# Bimodal or am I biased?September 23, 2008 7:53 PM   Subscribe

StatisticsFilter: how can I find out whether my data is bimodal?

Background: I have several sets of 70 numbers each (they represent the lengths of bacterial cells infected with different phages). I want to show that there is a significant difference between the two sets. While my averages look very good, adding error bars negates my findings. For example:
Set 1: Average 6.83, Standard deviation 1.67.
Set 2: Average 4.1, Standard deviation 1.00.

Possible explanation: Let's look at one set at a time. There is a chance that I infected my bacteria with less phages than I planned to, so that not all the bacteria were affected--which would effectively split the populations sampled in each set into "infected" and "uninfected", and presumably they would have different length distributions. Can I test for this before I repeat my experiment (I plan to do that anyway, but still want to know if my findings are significant at this point)?

Googling taught me that Hartigan's Dip Test is what I need. A stranger kindly posted Matlab functions for the test.

Problem: I have Matlab installed on my computer, but I have never used it and I have no idea what to do at this point. I have a column of values in Excel, and even if I manage to enter it as a set in Matlab (although my attempts so far don't look good), I don't know how to run the test. If you can show me how to run it, how would I interpret the results so that they would be meaningful to me (provided I get Matlab to print them)? Please, please, can you help me with that?

Do you have any other suggestions for what to do to my data (remove outliers? how?) or how to look at it in order to see what's going on? (I can post the dataset somewhere if necessary.) Thanks!
posted by halogen to Science & Nature (12 answers total) 1 user marked this as a favorite

i'm by no means a statistics expert, but if you want to find out if your data is bimodal, just plot a histogram? if it looks like this, it's bimodal. if there's just one hump, it's not. that dip test thing is an algorithmic way of doing what your eyes already do very well, and it seems like way too much extra work for what you want to accomplish.

histogram in excel
histogram in matlab

if you're struggling with the computational aspect of it, i can't imagine it would take you longer than 10 minutes to count 70 data points into some bins by hand.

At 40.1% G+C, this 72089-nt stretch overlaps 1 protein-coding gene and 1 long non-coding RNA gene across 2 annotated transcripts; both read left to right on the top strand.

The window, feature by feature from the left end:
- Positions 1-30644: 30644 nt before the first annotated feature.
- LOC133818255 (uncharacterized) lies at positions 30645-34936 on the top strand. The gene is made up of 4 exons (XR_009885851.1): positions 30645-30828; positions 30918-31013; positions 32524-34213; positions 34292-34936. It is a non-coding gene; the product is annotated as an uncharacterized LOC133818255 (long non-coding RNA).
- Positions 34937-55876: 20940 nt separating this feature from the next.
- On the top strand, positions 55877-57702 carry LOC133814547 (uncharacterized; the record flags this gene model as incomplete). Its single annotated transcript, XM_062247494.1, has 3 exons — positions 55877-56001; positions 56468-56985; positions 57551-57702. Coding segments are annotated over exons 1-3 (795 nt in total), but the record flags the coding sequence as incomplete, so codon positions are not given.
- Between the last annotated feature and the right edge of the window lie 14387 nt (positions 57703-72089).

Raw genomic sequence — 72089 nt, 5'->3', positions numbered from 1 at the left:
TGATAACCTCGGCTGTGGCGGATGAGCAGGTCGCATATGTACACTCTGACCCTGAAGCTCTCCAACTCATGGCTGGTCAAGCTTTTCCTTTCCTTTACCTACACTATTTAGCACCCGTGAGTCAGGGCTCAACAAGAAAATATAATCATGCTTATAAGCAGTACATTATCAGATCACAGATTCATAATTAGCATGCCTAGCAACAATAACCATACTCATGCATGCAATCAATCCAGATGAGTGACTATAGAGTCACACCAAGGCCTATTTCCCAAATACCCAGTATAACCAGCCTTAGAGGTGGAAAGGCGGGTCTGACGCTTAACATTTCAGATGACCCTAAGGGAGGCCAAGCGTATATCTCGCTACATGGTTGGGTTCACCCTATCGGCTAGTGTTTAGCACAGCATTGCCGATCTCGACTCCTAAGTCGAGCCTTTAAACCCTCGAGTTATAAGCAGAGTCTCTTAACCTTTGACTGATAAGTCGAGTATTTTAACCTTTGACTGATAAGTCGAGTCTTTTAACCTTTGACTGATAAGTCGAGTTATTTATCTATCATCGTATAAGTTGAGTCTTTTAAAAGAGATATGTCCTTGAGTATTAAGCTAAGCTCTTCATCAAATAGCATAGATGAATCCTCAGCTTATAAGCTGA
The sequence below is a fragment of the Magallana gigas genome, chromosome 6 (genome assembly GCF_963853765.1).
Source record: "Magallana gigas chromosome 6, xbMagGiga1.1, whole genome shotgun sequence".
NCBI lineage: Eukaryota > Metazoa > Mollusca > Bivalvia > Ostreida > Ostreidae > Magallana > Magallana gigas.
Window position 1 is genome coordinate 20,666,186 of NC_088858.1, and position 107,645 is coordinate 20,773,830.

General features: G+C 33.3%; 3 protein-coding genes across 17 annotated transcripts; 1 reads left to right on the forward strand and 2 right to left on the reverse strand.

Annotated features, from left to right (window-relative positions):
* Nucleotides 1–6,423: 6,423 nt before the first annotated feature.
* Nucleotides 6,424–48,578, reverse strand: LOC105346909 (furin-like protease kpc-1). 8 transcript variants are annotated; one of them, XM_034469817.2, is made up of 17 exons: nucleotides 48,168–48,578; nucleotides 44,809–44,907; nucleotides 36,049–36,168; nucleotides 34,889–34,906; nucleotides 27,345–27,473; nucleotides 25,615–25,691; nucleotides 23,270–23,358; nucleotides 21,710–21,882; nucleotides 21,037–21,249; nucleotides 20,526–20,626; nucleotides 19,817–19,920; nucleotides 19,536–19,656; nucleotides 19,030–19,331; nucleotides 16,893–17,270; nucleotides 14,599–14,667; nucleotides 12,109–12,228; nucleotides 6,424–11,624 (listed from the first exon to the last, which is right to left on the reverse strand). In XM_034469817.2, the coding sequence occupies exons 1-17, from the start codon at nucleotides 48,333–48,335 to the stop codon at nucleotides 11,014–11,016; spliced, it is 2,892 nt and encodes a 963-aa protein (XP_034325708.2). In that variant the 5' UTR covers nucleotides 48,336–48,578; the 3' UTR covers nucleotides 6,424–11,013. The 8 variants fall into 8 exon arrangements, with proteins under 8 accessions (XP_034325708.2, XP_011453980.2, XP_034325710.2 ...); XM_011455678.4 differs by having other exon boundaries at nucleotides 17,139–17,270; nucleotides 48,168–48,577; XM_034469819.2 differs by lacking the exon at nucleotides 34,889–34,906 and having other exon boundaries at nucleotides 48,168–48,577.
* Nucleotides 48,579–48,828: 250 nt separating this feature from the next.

posted by sergeant sandwich at 8:04 PM on September 23, 2008

Have you actually plotted out and looked at your data? Histogram it in Excel, for instance? Does it look bimodal?
posted by kickingtheground at 8:04 PM on September 23, 2008

Whoa! How didn't I think of that?
posted by halogen at 8:08 PM on September 23, 2008

Significant difference in 2 sets = t-test

t = (mean1 - mean2)/sqrt(var1/n1 + var2/n2)
t = (6.83 - 4.1)/sqrt(1.67^2/70 + 1^2/70) = 2.73/0.23 = 11.73.

11.73 is significant at whatever level you want.
posted by milkrate at 8:11 PM on September 23, 2008

Asking whether the data are bimodal is not really the right question, because the already are already separated into two sets. What you want is to see whether there is a significant difference between the two sets, and the way to do that is with a t-test, as milkrate demonstrates.

Do not use Excel for quantitative statistics, although I presume it should be okay for a histogram.
posted by grouse at 8:30 PM on September 23, 2008

Oh, yes, I already ran t-test and p looks great (3E23). Actually, while working on the histogram I suggested, I think I figured out my error bar problem: instead of entering standard deviation divided by square root of number of samples, I just entered the standard deviation. Suddenly things look a whole lot better!

Thanks for the help--I suspected I wasn't approaching this correctly in the first place.

/me feels embarrassingly stupid, orders a Biostatistics book on Amazon.
posted by halogen at 8:40 PM on September 23, 2008

grouse, I meant to test whether the data are bimodal within each set, since some of the bacteria on each slide may not have been infected at all, and would have a different length distribution (closer to my control set) than the one that were.
posted by halogen at 8:43 PM on September 23, 2008

grouse - those complaints are about Excel 2000 - but they are still there in Excel 2007.
posted by blahblahblah at 8:49 PM on September 23, 2008 [1 favorite]

don't know how much statistics you do, but if you plan to do this sort of thing on a regular basis, a little R goes a long way.

/me feels embarrassingly stupid, orders a Biostatistics book on Amazon.

No reason to feel stupid. I do this sort of number crunching all the time and still find it hard to wrap my head around some days. Statistics are hard and often non-intuitive, and there's no shame in asking for help.
posted by chrisamiller at 8:50 PM on September 23, 2008

In my work, I would use a histogram or density plot to try to find bimodality. Seems like you are already done, but if you really want to do a dip test, there is an R package that allegedly does one.
posted by grouse at 9:06 PM on September 23, 2008

I have, in the past, written my own simple scripts in python when it came to statistics, but thankfully, I don't have to do this sort of data crunching very often: I am more used to having to answer questions along the lines of "did I get a mutant or not?". I will definitely look into R--anything that keeps me from having to deal with Matlab, which is hideous on Linux anyway. Thanks everybody!
posted by halogen at 9:25 PM on September 23, 2008

You've probably already found it, but there are python bindings for R.
posted by i_am_a_Jedi at 5:38 AM on September 24, 2008

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